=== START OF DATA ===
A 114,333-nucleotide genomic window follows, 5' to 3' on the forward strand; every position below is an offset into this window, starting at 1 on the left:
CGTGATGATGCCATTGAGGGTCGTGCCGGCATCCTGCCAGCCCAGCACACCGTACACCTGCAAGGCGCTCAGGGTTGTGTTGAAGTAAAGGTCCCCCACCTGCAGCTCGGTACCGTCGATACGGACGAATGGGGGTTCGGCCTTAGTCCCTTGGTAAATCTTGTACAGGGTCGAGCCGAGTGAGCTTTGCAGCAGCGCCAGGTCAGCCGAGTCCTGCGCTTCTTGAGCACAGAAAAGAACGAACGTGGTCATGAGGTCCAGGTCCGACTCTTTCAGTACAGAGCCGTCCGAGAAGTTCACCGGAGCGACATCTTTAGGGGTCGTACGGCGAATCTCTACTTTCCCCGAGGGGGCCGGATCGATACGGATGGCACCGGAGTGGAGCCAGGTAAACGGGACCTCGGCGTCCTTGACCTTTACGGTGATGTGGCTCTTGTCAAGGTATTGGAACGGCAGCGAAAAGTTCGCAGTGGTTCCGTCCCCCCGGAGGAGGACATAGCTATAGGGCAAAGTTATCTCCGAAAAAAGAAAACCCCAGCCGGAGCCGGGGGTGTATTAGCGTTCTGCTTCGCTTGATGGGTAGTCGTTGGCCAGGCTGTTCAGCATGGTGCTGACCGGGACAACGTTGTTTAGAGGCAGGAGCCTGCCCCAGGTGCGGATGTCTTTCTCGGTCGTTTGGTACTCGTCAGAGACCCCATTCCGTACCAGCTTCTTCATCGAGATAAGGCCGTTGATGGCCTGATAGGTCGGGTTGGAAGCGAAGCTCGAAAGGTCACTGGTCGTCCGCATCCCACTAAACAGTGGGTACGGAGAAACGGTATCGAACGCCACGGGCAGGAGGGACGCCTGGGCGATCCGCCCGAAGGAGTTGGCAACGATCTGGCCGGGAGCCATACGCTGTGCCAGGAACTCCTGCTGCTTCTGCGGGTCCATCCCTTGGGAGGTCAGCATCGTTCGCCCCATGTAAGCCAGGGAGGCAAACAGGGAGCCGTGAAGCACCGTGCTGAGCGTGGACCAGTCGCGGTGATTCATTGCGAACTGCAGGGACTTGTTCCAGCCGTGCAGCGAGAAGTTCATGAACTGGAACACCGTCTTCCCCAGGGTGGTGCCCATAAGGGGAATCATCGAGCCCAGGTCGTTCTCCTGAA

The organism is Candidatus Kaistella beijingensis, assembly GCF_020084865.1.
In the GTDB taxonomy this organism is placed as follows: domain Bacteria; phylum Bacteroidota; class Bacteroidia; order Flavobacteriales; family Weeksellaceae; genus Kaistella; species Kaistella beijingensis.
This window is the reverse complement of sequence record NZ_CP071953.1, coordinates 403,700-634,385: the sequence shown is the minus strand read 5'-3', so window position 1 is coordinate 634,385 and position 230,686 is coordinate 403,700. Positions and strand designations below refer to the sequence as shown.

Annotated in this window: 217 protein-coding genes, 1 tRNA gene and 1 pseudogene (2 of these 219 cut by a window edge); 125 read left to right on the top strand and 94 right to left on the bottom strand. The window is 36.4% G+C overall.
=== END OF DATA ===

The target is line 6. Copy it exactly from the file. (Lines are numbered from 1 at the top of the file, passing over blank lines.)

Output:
Annotated in this window: 217 protein-coding genes, 1 tRNA gene and 1 pseudogene (2 of these 219 cut by a window edge); 125 read left to right on the top strand and 94 right to left on the bottom strand. The window is 36.4% G+C overall.